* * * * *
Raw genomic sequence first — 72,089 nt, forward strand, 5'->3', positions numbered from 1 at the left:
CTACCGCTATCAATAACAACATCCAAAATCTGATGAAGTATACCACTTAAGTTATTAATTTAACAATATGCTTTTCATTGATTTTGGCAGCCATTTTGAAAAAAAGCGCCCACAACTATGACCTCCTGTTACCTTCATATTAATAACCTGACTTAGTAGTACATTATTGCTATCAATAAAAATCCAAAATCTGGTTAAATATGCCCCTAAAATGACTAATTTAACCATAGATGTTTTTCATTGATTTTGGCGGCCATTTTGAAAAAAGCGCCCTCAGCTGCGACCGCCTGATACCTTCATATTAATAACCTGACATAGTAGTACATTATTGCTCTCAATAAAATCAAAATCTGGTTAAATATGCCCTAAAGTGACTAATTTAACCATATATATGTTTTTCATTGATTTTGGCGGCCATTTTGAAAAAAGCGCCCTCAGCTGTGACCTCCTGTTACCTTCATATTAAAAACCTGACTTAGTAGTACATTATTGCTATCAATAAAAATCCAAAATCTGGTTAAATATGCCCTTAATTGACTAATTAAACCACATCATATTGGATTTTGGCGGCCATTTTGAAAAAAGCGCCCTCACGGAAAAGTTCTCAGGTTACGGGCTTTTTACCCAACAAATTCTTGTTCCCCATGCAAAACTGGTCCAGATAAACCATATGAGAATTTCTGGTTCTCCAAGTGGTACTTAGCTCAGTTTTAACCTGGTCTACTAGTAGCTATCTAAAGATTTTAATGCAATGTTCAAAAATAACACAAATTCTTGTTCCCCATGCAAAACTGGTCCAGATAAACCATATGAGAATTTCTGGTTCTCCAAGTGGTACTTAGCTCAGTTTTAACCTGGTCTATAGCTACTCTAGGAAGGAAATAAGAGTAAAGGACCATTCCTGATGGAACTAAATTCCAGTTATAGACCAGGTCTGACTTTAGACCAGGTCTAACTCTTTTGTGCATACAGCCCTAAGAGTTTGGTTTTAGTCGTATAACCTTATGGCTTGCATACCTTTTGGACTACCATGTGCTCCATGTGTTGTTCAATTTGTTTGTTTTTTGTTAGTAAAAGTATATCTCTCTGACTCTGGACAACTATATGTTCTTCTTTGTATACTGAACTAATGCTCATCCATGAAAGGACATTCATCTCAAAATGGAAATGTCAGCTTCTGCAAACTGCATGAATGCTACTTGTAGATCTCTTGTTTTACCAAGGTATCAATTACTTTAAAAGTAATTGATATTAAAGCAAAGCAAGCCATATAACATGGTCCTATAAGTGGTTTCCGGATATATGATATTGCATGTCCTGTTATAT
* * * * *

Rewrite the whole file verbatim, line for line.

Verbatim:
Raw genomic sequence first — 72,089 nt, forward strand, 5'->3', positions numbered from 1 at the left:
CTACCGCTATCAATAACAACATCCAAAATCTGATGAAGTATACCACTTAAGTTATTAATTTAACAATATGCTTTTCATTGATTTTGGCAGCCATTTTGAAAAAAAGCGCCCACAACTATGACCTCCTGTTACCTTCATATTAATAACCTGACTTAGTAGTACATTATTGCTATCAATAAAAATCCAAAATCTGGTTAAATATGCCCCTAAAATGACTAATTTAACCATAGATGTTTTTCATTGATTTTGGCGGCCATTTTGAAAAAAGCGCCCTCAGCTGCGACCGCCTGATACCTTCATATTAATAACCTGACATAGTAGTACATTATTGCTCTCAATAAAATCAAAATCTGGTTAAATATGCCCTAAAGTGACTAATTTAACCATATATATGTTTTTCATTGATTTTGGCGGCCATTTTGAAAAAAGCGCCCTCAGCTGTGACCTCCTGTTACCTTCATATTAAAAACCTGACTTAGTAGTACATTATTGCTATCAATAAAAATCCAAAATCTGGTTAAATATGCCCTTAATTGACTAATTAAACCACATCATATTGGATTTTGGCGGCCATTTTGAAAAAAGCGCCCTCACGGAAAAGTTCTCAGGTTACGGGCTTTTTACCCAACAAATTCTTGTTCCCCATGCAAAACTGGTCCAGATAAACCATATGAGAATTTCTGGTTCTCCAAGTGGTACTTAGCTCAGTTTTAACCTGGTCTACTAGTAGCTATCTAAAGATTTTAATGCAATGTTCAAAAATAACACAAATTCTTGTTCCCCATGCAAAACTGGTCCAGATAAACCATATGAGAATTTCTGGTTCTCCAAGTGGTACTTAGCTCAGTTTTAACCTGGTCTATAGCTACTCTAGGAAGGAAATAAGAGTAAAGGACCATTCCTGATGGAACTAAATTCCAGTTATAGACCAGGTCTGACTTTAGACCAGGTCTAACTCTTTTGTGCATACAGCCCTAAGAGTTTGGTTTTAGTCGTATAACCTTATGGCTTGCATACCTTTTGGACTACCATGTGCTCCATGTGTTGTTCAATTTGTTTGTTTTTTGTTAGTAAAAGTATATCTCTCTGACTCTGGACAACTATATGTTCTTCTTTGTATACTGAACTAATGCTCATCCATGAAAGGACATTCATCTCAAAATGGAAATGTCAGCTTCTGCAAACTGCATGAATGCTACTTGTAGATCTCTTGTTTTACCAAGGTATCAATTACTTTAAAAGTAATTGATATTAAAGCAAAGCAAGCCATATAACATGGTCCTATAAGTGGTTTCCGGATATATGATATTGCATGTCCTGTTATAT